Psilocybin and OCD

An interview with Dr. Francisco Moreno and Dr. Brian Bayze

Obsessive Compulsive Disorder (OCD) is a psychiatric disorder in which people have obsessive thoughts and fears that cause them to act compulsively. Due to its unique symptoms, the stigma associated with OCD can make it difficult for people to be open about their diagnosis and ask for help. However, recent research by Dr. Francisco Moreno, Professor of Psychiatry at the University of Arizona, and his team, is emphasizing a new way to manage the symptoms of OCD, with the use of psilocybin.

1. How can OCD effect an adult’s day to day life?

OCD is a common and often debilitating mental health disorder characterized by recurring unwanted thoughts/images/urges that often result in compensatory repetitive compulsive behaviors.  Obsessions and compulsions are many times senseless and distressing. Their daily impact can be severely burdensome and often results in significant interpersonal, psychosocial, and occupational impairments. Individuals may have extreme difficulty with day-to-day tasks including leaving their home, driving, grocery shopping, interacting with others, or meeting familial or vocational demands. In turn, individuals with OCD often describe comorbid symptoms of depression and may be at an increased risk of suicide. Current approaches to treatment, usually including a specific form of cognitive-behavioral therapy known as Exposure Response Prevention, and or serotonin reuptake inhibiting (SRI) drugs, although helpful, rarely provide full relief of symptoms.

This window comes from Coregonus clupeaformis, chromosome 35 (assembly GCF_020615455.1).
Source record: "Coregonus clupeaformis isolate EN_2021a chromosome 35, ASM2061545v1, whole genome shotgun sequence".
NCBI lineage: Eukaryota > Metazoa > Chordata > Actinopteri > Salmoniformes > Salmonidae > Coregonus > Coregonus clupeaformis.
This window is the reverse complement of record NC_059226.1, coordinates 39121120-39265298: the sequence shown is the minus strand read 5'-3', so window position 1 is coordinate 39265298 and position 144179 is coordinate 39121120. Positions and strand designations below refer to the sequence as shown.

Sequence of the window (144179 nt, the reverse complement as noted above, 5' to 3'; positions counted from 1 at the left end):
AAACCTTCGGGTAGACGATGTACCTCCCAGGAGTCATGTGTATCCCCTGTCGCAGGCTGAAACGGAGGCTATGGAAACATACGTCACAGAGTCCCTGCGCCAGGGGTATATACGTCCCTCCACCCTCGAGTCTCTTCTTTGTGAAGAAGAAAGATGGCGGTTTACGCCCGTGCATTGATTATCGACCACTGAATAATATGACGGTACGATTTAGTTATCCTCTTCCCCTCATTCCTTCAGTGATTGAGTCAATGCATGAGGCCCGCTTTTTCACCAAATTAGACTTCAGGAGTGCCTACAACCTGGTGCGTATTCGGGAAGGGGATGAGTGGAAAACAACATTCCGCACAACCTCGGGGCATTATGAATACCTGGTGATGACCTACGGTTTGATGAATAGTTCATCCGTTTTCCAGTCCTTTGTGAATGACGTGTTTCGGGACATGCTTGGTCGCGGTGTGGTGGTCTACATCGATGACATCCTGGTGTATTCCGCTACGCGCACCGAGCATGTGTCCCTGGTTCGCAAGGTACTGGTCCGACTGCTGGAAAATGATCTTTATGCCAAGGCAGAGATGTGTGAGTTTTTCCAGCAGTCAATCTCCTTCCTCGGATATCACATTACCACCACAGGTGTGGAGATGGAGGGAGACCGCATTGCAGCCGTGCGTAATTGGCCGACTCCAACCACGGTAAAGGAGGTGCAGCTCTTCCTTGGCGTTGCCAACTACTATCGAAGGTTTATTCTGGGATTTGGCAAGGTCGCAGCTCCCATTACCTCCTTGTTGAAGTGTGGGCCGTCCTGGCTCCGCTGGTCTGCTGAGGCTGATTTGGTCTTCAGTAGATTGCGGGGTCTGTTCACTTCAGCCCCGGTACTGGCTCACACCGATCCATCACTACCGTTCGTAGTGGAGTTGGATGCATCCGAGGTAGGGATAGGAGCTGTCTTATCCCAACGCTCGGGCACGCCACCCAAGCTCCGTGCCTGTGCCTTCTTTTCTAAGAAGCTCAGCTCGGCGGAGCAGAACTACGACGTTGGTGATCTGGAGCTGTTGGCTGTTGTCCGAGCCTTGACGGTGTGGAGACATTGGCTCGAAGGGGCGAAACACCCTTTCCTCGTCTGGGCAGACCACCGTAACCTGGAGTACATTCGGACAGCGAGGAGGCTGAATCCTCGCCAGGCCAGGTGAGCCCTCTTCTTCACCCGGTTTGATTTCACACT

2. What is psilocybin?

Psilocybin is a naturally occurring psychedelic (meaning mind-manifesting) compound that is produced by over 200 different species of “magic” mushroom, most within the genus Psilocybe. Anthropological research indicates that these mushrooms have been used by several indigenous cultures and societies for millennia. Psilocybin is chemically and structurally very similar to our own neurotransmitter, Serotonin, and interacts with the same receptors in the body and brain. When consumed in high doses—either in the form of mushrooms or as purely synthetic—psilocybin is capable of manifesting deeply altered states of consciousness. These experiences often include changes in broad aspects of sensation/perception, heightened emotional awareness, visual/auditory phenomena, and altered perceptions of self, identity, and reality. Some individuals may describe components of a “Mystical Experience” characterized by an often ineffable sense of boundless unity, an expansive sense of awe, feelings of immense gratitude, and transcendence of time and space. Recent research has shown that individuals often rate such an experience as one of the most meaningful events of their lives, similar in significance to the birth of a child or death of a parent. At times these experiences can be anxiety provoking and significantly uncomfortable for those consuming the drug.  The mindset and setting in which the drug is utilized is believed to impact the type of experience people have.

3. Has psilocybin been prescribed for a mental health diagnosis?